Psalm 31

Hello, my friend. All of us, I am sure, have occasionally a time of reflection, prayer and renewal in thought and in action, when all the celebration, music and rejoicing is past and life gets back again into its usual, and really significant routine.  Even as a wedding is a great, exciting and beautiful celebration, it’s the marriage that counts. And it’s often what we are in dull-times that reflect who we really are!  We all thrive on excitement, but Grace often grows best in winter.  So we look into our next PSALM 31 to see what it has to say about the daily grind. 

It’s a long Psalm and again so much of it is consumed with David’s lament over his difficulties.  Seldom in all of Scripture do we see a man who seems so anguished over his situation to the point that he says, (vs.10, following) “My strength fails…my bones grow weak…I am the utter contempt of my neighbors…I am a dread to my friends—those who see me on the street flee from me…I have become like broken pottery.”   If you are having one of those low-esteem pity-parties, you’ll find a companion in David at one of his darkest moments in this Psalm.  But he never remains there.  Notice how his mood shifts in vs. 14, “But I trust in you, O Lord,” and here, marvelously, his whole lament is changed into thankfulness for the Lord who becomes a refuge, whose shelter is a presence to hide him (vs.20).

One of the keys to this Psalm is in vs. 6, where David says, “I hate those who cling to worthless idols, I trust in the Lord.”  It’s useful, now and then, to see if there are any idols which have crept in, some things which have assumed primary importance in my life, in my time, or thought, or treasure or the use of my talents.  Jeremiah 2:5 says, “They followed worthless idols and became worthless themselves.”  They did not ask, “Where is the Lord…?”  What a solemn statement: what we pursue we become, because our goals define who we are.  Speaking of idols, Psalm 115:8 says, “those who make them will be like them, as will all who trust in them.”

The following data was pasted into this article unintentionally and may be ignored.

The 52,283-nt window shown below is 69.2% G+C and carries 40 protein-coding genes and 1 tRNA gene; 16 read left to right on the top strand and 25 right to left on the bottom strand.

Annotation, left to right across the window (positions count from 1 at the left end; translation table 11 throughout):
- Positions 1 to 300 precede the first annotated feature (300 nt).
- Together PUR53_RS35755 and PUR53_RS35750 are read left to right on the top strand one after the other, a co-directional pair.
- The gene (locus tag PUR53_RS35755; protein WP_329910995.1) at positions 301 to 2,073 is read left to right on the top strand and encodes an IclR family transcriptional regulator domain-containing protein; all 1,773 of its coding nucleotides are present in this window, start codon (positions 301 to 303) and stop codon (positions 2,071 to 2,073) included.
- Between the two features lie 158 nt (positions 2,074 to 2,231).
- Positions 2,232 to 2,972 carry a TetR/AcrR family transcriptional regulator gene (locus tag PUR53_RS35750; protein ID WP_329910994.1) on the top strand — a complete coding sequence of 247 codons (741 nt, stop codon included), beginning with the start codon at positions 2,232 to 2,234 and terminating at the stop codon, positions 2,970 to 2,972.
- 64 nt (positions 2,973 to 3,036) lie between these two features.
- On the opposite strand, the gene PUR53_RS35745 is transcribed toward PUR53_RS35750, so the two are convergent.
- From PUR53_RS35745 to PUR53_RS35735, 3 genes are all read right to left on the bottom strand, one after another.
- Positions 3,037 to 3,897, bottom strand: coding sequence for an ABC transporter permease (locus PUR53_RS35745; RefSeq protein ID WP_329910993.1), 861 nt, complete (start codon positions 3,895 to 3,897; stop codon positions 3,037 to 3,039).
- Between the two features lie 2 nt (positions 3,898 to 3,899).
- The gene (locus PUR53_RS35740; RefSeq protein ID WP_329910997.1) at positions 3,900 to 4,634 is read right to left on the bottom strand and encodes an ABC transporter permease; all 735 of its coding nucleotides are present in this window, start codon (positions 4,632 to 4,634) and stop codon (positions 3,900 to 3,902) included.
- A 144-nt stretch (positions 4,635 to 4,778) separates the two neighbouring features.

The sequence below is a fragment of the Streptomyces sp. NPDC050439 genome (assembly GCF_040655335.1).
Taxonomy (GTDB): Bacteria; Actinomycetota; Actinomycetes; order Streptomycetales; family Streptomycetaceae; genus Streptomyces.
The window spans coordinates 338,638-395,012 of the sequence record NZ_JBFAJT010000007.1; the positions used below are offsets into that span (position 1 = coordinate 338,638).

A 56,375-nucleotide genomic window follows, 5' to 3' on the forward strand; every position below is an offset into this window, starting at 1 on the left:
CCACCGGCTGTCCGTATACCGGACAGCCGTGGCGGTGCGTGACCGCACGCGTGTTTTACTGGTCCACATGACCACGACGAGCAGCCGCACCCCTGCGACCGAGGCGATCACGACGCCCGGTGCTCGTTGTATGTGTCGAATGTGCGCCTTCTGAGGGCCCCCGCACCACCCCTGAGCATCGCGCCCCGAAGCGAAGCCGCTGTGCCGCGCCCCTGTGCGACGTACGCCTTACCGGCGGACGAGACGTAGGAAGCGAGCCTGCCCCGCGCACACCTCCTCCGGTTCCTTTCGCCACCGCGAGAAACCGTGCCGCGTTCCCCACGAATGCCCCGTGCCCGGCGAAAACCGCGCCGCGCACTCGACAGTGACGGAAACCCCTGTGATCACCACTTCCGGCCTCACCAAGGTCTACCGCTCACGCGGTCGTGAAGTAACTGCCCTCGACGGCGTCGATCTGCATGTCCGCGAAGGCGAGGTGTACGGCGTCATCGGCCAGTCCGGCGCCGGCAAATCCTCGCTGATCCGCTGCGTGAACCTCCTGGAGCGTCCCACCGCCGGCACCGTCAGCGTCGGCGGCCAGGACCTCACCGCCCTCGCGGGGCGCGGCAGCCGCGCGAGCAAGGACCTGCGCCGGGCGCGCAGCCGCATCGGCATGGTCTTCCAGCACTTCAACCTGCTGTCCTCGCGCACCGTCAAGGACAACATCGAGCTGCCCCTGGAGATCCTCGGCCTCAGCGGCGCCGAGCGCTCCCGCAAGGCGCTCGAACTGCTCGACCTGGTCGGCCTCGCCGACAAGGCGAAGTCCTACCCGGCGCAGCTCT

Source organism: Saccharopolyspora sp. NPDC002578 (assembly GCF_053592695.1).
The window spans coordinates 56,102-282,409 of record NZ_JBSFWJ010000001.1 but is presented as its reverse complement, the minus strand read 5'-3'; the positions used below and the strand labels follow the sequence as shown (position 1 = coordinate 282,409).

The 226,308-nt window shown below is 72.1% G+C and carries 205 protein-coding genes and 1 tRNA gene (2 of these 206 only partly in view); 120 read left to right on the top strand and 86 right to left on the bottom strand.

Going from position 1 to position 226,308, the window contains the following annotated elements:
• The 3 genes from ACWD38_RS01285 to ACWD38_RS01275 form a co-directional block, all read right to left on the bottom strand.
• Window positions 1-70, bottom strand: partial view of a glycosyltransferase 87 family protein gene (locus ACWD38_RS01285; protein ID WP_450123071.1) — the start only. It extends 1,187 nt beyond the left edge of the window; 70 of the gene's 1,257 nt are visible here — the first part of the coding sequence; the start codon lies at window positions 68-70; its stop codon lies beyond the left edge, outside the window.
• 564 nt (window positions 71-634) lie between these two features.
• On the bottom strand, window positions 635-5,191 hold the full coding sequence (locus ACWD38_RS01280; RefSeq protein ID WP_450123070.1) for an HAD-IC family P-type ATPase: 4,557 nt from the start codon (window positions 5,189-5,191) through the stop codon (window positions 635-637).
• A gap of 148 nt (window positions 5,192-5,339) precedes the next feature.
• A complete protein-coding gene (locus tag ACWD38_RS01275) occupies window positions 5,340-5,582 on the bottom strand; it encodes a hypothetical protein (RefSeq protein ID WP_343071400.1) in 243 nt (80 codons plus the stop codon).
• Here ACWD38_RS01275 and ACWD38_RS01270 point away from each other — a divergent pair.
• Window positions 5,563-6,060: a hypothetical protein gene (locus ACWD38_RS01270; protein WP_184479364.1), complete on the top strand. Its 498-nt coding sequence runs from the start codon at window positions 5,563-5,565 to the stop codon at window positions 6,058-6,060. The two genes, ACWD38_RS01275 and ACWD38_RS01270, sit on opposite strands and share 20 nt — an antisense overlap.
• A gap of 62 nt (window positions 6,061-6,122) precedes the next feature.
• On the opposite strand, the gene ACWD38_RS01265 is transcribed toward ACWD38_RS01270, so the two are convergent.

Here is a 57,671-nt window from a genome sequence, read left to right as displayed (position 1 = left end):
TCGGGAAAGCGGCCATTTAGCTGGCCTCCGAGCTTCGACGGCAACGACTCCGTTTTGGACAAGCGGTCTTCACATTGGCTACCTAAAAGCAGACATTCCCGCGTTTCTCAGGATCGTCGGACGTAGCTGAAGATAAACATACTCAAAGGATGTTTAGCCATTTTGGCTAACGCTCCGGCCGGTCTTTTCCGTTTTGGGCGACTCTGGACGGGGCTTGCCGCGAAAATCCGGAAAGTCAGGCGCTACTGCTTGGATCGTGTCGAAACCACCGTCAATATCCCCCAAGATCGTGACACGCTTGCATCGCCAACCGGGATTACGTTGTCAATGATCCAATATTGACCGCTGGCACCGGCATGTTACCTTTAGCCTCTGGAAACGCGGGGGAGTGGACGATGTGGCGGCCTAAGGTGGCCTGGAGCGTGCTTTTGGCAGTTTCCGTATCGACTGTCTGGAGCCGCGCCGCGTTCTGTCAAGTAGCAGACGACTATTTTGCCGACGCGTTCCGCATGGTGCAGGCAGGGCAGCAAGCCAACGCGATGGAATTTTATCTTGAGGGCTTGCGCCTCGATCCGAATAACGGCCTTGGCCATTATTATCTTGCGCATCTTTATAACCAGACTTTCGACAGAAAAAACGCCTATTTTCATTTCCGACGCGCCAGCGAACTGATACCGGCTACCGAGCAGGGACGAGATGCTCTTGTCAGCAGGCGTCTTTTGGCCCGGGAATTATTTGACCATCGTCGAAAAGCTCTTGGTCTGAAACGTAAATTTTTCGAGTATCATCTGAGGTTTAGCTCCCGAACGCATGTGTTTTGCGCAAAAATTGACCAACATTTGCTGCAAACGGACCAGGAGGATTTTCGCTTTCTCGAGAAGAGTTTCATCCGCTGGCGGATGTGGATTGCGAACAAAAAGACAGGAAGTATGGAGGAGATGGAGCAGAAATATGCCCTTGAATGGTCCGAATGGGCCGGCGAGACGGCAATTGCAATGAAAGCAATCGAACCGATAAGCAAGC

So thoughtful review becomes an inventory-time.  Even simple, seemingly innocent things can become idols, including self-pity, bitterness, indifference to God’s presence and His will.  Big things like money and prestige and power can become idols, but they seldom have any place in our lives.  But whatever the idol is, it can be joyously replaced by the presence of the Sovereign Lord.  This is true worship.

Thank you, Lord Jesus, for the privilege of pondering your Word together and listening to it speak to us.  Thank you for my friend who is along, even as we pray for each other and seek to know you well.  Bless each one, even as we think today of some who are critically ill.  We love them Lord, and pray for their loved ones.  Thank you, Lord.

And thank you, partner, for your fellowship. I thank God for you.  Cheerio!

Psalm 31

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